How do you teach your children to work?

“Successful marriages and families are established and maintained on principles of…work…” (The Family: A Proclamation to the World, paragraph 7)

The Ant Bug loves to help with house work. Wearing her own pair of yellow rubber gloves, she happily cleans the bathrooms with me–using the toilet brush is her favorite part. She likes to set the table, and after dinner she often stands at the sink with me to rinse the dishes. She gets offended if she doesn’t get to wash the tile floor with me. And she and the Sweet Bee joyfully run around screaming like banshees whenever I pull out the vacuum.

It is a myth that children don’t want to work. Most children, especially young children, love to work and often offer to help. What most children resent and resist is being asked to work alone. “Go clean your room” sounds overwhelming. “Let’s go clean your room” says something quite different. This does not mean that efforts to train children to share in the family work will be easy or will always go smoothly. What it does mean is that we can reject the popular idea that children must be prodded, enticed, or supplied with some external motivation to participate in family chores” (Bahr, see below for citation).

To date, we haven’t sat down with the Ant Bug and given her specific chores for which she is responsible. At four years old, there are definitely age appropriate chores she could do. But I haven’t been exactly sure how to go about the process of starting. A part of me worries that by giving her a list of chores to do, she’ll lose her enthusiasm for working alongside me.

So I’ve been doing some research:

Simple Mom has a great chore chart for preschoolers. Being the compulsive list-maker that I am, a chore chart is a must for me.

Marie at Make and Takes recently tackled the issue of encouraging independence in children. Her comments struck a familiar chord with me, since the Ant Bug also likes to make her own peanut butter and jelly sandwiches.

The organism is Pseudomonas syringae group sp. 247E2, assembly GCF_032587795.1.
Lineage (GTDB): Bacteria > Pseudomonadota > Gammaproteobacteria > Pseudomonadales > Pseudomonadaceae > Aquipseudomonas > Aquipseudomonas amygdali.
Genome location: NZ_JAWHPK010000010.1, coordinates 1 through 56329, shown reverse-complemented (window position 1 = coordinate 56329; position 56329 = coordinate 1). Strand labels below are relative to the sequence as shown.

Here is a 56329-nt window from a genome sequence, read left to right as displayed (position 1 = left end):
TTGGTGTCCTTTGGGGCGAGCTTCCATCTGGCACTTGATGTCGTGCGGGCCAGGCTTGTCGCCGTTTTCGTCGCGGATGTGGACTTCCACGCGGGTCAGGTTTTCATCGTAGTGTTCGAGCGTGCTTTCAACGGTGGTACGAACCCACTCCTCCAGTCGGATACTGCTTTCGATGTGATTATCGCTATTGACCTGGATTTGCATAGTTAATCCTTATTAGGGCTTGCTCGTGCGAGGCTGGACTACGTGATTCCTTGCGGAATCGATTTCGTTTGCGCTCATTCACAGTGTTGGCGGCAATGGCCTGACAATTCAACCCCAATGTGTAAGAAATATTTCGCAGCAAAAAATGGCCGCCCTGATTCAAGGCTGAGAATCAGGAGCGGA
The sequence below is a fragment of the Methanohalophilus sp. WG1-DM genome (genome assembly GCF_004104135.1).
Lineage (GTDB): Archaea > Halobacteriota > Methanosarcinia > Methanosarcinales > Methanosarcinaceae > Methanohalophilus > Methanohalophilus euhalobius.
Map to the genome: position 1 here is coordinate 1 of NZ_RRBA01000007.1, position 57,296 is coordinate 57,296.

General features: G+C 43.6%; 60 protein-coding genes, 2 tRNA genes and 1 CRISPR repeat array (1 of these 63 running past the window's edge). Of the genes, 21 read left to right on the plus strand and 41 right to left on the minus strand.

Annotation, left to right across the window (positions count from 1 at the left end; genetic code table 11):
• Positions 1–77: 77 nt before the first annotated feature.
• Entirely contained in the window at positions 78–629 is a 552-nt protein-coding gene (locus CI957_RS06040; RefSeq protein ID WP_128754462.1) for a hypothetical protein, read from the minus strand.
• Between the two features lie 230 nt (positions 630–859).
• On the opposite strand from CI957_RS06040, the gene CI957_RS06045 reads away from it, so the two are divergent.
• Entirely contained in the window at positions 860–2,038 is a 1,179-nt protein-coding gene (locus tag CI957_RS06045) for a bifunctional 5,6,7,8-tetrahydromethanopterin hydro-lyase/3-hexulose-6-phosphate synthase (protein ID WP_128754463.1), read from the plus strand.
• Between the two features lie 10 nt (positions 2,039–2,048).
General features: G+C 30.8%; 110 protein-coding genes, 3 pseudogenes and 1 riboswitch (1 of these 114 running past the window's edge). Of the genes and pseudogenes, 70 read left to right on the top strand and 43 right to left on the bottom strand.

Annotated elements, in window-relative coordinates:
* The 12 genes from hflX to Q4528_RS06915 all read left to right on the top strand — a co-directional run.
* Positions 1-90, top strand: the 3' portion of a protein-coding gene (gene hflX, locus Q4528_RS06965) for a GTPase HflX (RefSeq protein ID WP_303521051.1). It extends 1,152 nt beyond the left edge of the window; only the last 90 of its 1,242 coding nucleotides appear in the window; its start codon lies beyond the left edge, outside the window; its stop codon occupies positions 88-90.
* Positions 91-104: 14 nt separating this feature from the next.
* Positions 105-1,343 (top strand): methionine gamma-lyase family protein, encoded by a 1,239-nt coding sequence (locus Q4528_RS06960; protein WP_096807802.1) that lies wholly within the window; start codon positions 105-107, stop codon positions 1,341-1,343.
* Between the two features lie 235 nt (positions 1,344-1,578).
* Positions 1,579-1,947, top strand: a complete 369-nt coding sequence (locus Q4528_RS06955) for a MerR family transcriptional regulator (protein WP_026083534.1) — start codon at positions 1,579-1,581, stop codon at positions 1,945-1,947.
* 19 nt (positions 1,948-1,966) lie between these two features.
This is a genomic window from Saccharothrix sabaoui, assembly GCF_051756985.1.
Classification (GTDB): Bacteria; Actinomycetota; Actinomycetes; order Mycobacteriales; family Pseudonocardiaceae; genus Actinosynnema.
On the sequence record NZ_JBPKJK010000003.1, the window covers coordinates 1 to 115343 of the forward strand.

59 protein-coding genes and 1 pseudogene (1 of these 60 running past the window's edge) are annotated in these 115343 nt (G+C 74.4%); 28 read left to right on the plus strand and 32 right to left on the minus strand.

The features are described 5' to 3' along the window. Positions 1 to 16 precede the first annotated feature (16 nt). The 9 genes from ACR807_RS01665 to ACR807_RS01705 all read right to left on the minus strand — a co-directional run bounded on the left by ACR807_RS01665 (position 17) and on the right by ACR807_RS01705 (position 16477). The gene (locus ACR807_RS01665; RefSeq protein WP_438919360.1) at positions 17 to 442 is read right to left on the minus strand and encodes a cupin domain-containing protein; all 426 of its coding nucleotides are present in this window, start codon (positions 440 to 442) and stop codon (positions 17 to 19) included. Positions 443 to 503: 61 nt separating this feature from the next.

I thought the following was excellent counsel, taken from Strengthening the Family: Resource Guide for Parents

Give Your Children Responsibilities
Many parents tend to overindulge their children and shield them from the responsibilities they once had to go through—experiences that helped them become capable adults. When parents dole out goods and services for their children while requiring little in return, their children lose the motivation to become self-reliant and responsible. Instead, they tend to become lazy, selfish, and self-indulgent. Elder Neal A. Maxwell of the Quorum of the Twelve taught: “Those who do too much for their children will soon find they can do nothing with their children.”

Teach your children to work alongside you, starting when they are young and have a natural desire to help. Assign your children routine chores according to their abilities. Family work activities “can become daily rituals of family love and belonging.”

Teach your children to serve others. Elder Derek A. Cuthbert of the Seventy taught, “Wise parents will provide service opportunities in the home for their children from an early age.” Teach them to do their best and to try again if they fail. (p. 34)

So…giving children opportunities to work is a good thing! (Duh). As I formulate my plans for instilling a work ethic in my children, I would love to hear from you. How do you teach your children to work?